Overall Rating Gold
Overall Score 65.89
Liaison Julie Newman
Submission Date Oct. 23, 2018
Executive Letter Download

STARS v2.1

Massachusetts Institute of Technology
AC-2: Learning Outcomes

Status Score Responsible Party
Complete 0.80 / 8.00 MIT Office of Sustainability
Director
Office of Sustainability
"---" indicates that no data was submitted for this field

Total number of graduates from degree programs (i.e. majors, minors, concentrations, certificates, and other academic designations):
3,533

Number of students that graduate from programs that have adopted at least one sustainability learning outcome:
352

Percentage of students who graduate from programs that have adopted at least one sustainability learning outcome:
9.96

Do the figures reported above cover one, two, or three academic years?:
One

Does the institution specify sustainability learning outcomes at the institution level (e.g. covering all students)?:
No

Does the institution specify sustainability learning outcomes at the division level (e.g. covering particular schools or colleges within the institution)?:
Yes

A list or brief description of the institution level or division level sustainability learning outcomes:

Example of Division Level Learning Outcome:
MIT, Department of Urban Studies and Planning [DUSP]

Vision & Mission
Over the past half-century, developed countries have experienced rapid urbanization around their edges and deindustrialization in their cores; economic restructuring has had uneven impacts between and within regions. In decades to come, most of the world’s urbanization will occur in the metropolitan regions of Africa, Latin America and Asia, in settlements that lack the infrastructure, resources, and organization to cope with the challenges that confront them. Over the same period, the United States will add over 100 million new residents to metropolitan areas that are increasingly ethnically diverse and persistently unequal, and whose postwar infrastructure is largely crumbling. Cities worldwide will have to deal with climate change, large-scale migration, changes in family structure, rapid technological change, and other powerful forces.

As a department, we can address many, but not all, of the challenges associated with urban development in the twenty-first century. To this end, we must build on our strengths in design and physical planning in order to focus on five critical areas. Each of these domains reflects a globalized world and offers rich opportunities for learning through research, teaching, and engagement in the field. Each domain requires collaboration across disciplines and specializations in our department, thinking and doing at multiple scales (neighborhood, city, region, national, global), and significant innovation in the ways in which we train professionals and define excellence in practice. The following five critical focus areas will strengthen our existing comparative advantages.

Create ecologically resilient and adaptive urban regions.
Forge equitable and well-designed development in a transnational world.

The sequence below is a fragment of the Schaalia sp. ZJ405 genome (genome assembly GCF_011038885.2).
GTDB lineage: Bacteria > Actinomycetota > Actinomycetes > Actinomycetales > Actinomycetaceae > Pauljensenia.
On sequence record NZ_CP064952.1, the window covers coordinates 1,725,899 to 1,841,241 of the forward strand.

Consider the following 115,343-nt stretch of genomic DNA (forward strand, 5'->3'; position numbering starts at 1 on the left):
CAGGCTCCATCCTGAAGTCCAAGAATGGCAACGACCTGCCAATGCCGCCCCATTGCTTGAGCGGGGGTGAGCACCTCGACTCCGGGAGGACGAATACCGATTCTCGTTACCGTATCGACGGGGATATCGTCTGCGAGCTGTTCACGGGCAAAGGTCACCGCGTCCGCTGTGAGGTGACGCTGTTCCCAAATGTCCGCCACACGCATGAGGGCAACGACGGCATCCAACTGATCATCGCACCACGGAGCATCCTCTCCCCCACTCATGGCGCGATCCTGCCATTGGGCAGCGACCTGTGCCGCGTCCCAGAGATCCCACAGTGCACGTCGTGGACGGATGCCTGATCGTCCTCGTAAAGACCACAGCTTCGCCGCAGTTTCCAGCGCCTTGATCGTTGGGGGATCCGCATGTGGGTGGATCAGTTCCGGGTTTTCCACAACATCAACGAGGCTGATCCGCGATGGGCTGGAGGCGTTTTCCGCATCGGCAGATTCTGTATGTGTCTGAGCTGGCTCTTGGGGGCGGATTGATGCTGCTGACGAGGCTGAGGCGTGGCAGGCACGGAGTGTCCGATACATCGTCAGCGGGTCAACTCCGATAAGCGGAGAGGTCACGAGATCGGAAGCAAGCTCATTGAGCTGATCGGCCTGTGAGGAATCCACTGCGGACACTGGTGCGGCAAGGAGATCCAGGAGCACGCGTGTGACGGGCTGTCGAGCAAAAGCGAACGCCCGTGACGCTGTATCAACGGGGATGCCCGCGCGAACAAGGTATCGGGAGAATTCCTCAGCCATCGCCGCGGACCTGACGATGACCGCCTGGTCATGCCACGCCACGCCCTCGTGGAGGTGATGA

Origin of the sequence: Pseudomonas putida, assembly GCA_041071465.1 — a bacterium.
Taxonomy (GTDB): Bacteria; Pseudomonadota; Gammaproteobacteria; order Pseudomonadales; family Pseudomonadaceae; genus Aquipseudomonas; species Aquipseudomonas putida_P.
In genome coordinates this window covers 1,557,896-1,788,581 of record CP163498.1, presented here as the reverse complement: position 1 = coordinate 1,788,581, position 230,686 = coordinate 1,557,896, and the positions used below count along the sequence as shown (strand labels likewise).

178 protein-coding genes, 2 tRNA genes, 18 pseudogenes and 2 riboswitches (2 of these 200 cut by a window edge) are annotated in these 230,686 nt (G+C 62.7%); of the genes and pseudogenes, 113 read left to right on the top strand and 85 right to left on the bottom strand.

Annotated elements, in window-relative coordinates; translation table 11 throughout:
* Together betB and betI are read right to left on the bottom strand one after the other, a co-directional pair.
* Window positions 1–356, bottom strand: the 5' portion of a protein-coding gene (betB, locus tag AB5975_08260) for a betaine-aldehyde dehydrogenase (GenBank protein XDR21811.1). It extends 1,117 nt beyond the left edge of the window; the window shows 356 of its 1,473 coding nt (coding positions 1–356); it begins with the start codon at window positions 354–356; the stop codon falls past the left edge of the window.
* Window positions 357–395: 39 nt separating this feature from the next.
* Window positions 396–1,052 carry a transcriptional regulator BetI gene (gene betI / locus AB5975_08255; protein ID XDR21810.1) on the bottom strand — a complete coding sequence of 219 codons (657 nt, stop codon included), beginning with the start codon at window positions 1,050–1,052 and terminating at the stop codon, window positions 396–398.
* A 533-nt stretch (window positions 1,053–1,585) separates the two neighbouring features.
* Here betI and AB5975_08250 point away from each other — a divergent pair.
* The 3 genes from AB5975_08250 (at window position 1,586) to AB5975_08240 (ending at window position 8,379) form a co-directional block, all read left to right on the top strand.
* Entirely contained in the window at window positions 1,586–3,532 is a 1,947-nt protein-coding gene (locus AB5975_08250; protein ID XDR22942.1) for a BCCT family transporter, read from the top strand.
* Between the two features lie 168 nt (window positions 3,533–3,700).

Foster intelligent cities and socially responsive technologies.
Design, build and advocate for affordable, adaptive, and inclusionary housing and neighborhoods.
Engage in effective democratic governance.


Does the institution specify sustainability learning outcomes at the program level (i.e. majors, minors, concentrations, degrees, diplomas, certificates, and other academic designations)?:
Yes

A list or brief description of the program level sustainability learning outcomes (or a list of sustainability-focused programs):

Majors:

Course 1-ENG, Civil and Environmental Engineering (Bachelor of Science in Engineering) http://catalog.mit.edu/schools/engineering/civil-environmental-engineering/#undergraduatetext

Course 2-A, Mechanical Engineering (Bachelor of Science in Engineering) with possible tracks in Environmental Mechanics and Sustainable and Global Development
http://meche.mit.edu/education/undergraduate/course-2a

Course 10-ENG, Chemical Engineering (Bachelor of Science in Engineering) with the option of an Environmental concentration
http://mit.edu/cheme/academics/undergrad/10eng

Course 11, Planning (Bachelor of Science) in the Department of Urban Studies and Planning with a possible concentration in Environmental Policy
http://dusp.mit.edu/degrees/undergraduate

Course 12, Earth, Atmospheric, and Planetary Sciences (Bachelor of Science) with a possible concentration in Environmental Systems
https://eapsweb.mit.edu/majors/new-degree-chart

Course 16-ENG, Aeronautics and Astronautics (Bachelor of Science in Engineering) with a possible concentration in Environment http://catalog.mit.edu/schools/engineering/aeronautics-astronautics/#undergraduatetext

Course 20, Biological Engineering (Bachelor of Science) with a possible concentration in Environmental and Toxicological Studies http://be.mit.edu/academic-programs/current-ug/major-degree-requirements

Minors:

Minor in Atmospheric Chemistry
http://catalog.mit.edu/interdisciplinary/undergraduate-programs/minors/atmospheric-chemistry/

Minor in Civil and Environmental Systems
http://catalog.mit.edu/schools/engineering/civil-environmental-engineering/#undergraduatetext